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An Introductory Guide to Reading Fantasy

Editor’s Note: Fantasy encompasses a HUGE body of works. There is literally something in fantasy for everyone. But where to begin if you’ve never tried fantasy before? Here is one reader’s picks for first time fantasy readers. As with all lists, your mileage may vary. Let us know your picks in the comments!

The Reader by Charlie-Bowater (detail)If a reader wanted to dive into the romance genre, they might start with Pride and Prejudice. If they aspired to read a thriller, they might give The Da Vinci Code a try.

The fantasy genre is unlike any other. It has a long and glorious history as well as a healthy population of new, popular titles and future classics. So where to start in fantasy? There are so many wonderful books out in the world, it’s nearly impossible to decide.

For each sub-genre, I’ve identified the single title I believe would be the perfect starting point for a reader looking to jump in with both feet. These books are representative of their sub-genre, easy, ap

proachable reads, and books that can be a stepping stone to other amazing stories. Here it goes!

Classic Fantasy

A Wizard of Earthsea (cover)I’m sure most would expect The Hobbit to be book number one on the list for classic fantasy. And sure, it makes the back-up list. But The Hobbit can be off-putting with its dense language and slow start. Instead, I’m recommending A Wizard of Earthsea by none other than the fabulous Ursula K. Le Guin.

Sparrowhawk’s journey from boy to man is relatable and nuanced, and his island-by-island exploration of the Archipelago make for the perfect starting place for classic fantasy.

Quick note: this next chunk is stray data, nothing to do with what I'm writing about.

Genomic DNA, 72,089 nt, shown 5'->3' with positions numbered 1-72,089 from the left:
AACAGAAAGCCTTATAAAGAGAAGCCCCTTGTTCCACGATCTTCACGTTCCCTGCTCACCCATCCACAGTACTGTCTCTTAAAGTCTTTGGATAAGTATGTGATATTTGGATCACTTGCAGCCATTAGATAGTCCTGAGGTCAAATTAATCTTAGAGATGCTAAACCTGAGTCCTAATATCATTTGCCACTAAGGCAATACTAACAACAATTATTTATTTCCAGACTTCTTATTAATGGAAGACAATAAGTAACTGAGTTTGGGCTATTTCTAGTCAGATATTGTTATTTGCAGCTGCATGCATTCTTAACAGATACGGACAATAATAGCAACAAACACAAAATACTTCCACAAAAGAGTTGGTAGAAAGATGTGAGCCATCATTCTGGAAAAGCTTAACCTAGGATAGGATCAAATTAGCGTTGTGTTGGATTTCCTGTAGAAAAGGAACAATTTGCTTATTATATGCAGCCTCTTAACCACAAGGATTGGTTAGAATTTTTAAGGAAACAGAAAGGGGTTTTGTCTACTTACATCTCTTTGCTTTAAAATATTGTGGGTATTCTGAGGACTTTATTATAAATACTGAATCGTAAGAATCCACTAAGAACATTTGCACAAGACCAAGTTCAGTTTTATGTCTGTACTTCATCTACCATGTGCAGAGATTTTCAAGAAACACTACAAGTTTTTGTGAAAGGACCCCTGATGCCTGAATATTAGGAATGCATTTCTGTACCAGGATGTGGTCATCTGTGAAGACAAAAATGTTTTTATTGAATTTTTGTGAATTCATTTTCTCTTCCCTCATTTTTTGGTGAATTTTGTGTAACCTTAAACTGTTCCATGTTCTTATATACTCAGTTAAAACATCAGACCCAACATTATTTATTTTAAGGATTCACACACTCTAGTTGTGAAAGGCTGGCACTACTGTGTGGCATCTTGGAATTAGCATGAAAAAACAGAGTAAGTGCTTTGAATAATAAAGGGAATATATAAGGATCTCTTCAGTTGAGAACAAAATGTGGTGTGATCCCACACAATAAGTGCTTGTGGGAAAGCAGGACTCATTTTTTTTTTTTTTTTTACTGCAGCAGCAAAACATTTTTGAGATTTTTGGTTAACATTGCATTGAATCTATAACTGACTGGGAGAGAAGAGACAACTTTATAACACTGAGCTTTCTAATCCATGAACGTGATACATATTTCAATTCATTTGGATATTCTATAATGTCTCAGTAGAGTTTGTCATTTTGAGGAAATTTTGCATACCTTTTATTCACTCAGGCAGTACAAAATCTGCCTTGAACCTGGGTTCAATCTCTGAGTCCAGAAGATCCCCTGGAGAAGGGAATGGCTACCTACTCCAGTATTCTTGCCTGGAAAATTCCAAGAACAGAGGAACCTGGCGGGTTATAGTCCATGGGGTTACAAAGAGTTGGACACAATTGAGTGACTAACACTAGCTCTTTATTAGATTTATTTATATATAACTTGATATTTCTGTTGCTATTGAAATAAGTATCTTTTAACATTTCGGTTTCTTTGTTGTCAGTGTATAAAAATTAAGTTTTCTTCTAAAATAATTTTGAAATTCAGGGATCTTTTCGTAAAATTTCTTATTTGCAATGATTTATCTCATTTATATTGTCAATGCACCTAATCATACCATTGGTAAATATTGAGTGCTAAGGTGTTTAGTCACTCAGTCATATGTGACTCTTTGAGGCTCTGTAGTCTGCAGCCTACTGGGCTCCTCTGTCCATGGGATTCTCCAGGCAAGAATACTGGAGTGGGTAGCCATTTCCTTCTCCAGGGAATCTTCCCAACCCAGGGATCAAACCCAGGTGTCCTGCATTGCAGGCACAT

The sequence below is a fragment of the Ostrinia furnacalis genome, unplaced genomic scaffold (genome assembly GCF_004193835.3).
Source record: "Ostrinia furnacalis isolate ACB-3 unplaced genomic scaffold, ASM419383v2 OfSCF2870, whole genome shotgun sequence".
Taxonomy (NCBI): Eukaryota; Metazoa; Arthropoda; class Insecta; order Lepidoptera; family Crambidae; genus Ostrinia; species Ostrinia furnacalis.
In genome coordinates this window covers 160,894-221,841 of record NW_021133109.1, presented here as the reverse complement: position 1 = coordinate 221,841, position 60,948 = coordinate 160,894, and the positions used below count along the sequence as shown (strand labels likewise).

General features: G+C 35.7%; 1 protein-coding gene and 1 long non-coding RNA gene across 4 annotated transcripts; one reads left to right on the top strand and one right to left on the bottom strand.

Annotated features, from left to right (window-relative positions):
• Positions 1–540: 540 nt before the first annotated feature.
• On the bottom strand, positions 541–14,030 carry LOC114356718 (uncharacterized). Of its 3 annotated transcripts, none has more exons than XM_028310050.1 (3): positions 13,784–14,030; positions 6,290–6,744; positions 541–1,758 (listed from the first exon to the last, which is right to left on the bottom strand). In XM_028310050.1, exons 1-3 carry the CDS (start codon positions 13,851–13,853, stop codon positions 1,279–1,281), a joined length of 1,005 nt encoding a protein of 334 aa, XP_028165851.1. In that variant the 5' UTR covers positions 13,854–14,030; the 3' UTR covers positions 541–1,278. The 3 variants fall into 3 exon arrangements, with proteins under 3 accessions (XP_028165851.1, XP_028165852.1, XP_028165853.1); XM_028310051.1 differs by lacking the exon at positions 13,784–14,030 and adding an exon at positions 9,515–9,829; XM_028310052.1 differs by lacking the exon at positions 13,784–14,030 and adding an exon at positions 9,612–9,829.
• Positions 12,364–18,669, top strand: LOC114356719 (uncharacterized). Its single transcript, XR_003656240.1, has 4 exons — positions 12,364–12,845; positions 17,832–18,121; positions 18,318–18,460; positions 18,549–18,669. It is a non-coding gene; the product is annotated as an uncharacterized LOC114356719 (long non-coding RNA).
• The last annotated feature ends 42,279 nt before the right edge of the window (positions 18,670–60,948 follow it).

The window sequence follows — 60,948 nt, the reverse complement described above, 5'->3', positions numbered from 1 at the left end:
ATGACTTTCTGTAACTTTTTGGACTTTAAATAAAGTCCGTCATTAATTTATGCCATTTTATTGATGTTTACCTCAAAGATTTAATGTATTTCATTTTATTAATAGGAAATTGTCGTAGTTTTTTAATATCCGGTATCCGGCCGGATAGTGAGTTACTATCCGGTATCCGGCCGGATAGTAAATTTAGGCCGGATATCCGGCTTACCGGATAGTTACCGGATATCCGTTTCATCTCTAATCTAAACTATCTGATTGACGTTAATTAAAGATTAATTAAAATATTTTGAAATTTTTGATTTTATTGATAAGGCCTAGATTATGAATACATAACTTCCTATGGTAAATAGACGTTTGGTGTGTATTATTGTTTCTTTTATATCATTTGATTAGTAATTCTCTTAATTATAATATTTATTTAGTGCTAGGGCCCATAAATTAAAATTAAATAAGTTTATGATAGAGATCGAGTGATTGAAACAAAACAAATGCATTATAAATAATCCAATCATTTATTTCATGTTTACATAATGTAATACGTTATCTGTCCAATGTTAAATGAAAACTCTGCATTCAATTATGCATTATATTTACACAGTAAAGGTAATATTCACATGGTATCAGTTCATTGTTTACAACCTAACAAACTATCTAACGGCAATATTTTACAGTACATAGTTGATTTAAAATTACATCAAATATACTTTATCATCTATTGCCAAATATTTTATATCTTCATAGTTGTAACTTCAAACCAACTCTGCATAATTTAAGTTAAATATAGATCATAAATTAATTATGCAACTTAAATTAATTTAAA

Back-up Titles: The Hobbit by J.R.R. Tolkien and Do Androids Dream of Electric Sheep? by Philip K. Dick

The Hobbit (cover) Do Androids Dream of Electric Sheep (cover)

Literary Fantasy

The Ocean at the End of the Lane (cover)Now, I’ll admit. Literary titles are not really my jam. I find them long-winded, preachy, and slow. But there are still winners to be found within the literary fantasy sub-genre. Case and point: The Ocean at the End of the Lane.

Neil Gaiman’s prose is utterly delightful, and this story of an unnamed man reflecting on his childhood is sure to tug the heartstrings of every reader. Add that with a short book that clocks in under 200 pages and you’ve got a winner!

Back-up Title: The Alchemist by Paulo Coelho

The Alchemist (sm cover)

Historical Fantasy

The Golem and The Jinni (cover)One of my favorite and one of the quietest sub-genres of fantasy is historical fantasy. These books take place in a real period of time but include clear fantasy elements. History itself isn’t the most exciting of topics for most, so books in the historical fantasy genre have to find a way to bring the reader into the past in unique and interesting ways.

The Golem and the Jinni by Helene Wecker accomplishes all this in spectacular fashion. Taking place in turn-of-the-19th Century New York, readers meet a golem in the Jewish community who befriends a jinni freed from his lamp and living in the Middle Eastern community. Balancing the cultures, histories, and fantasy elements in a compelling story is what puts The Golem and the Jinni on the list.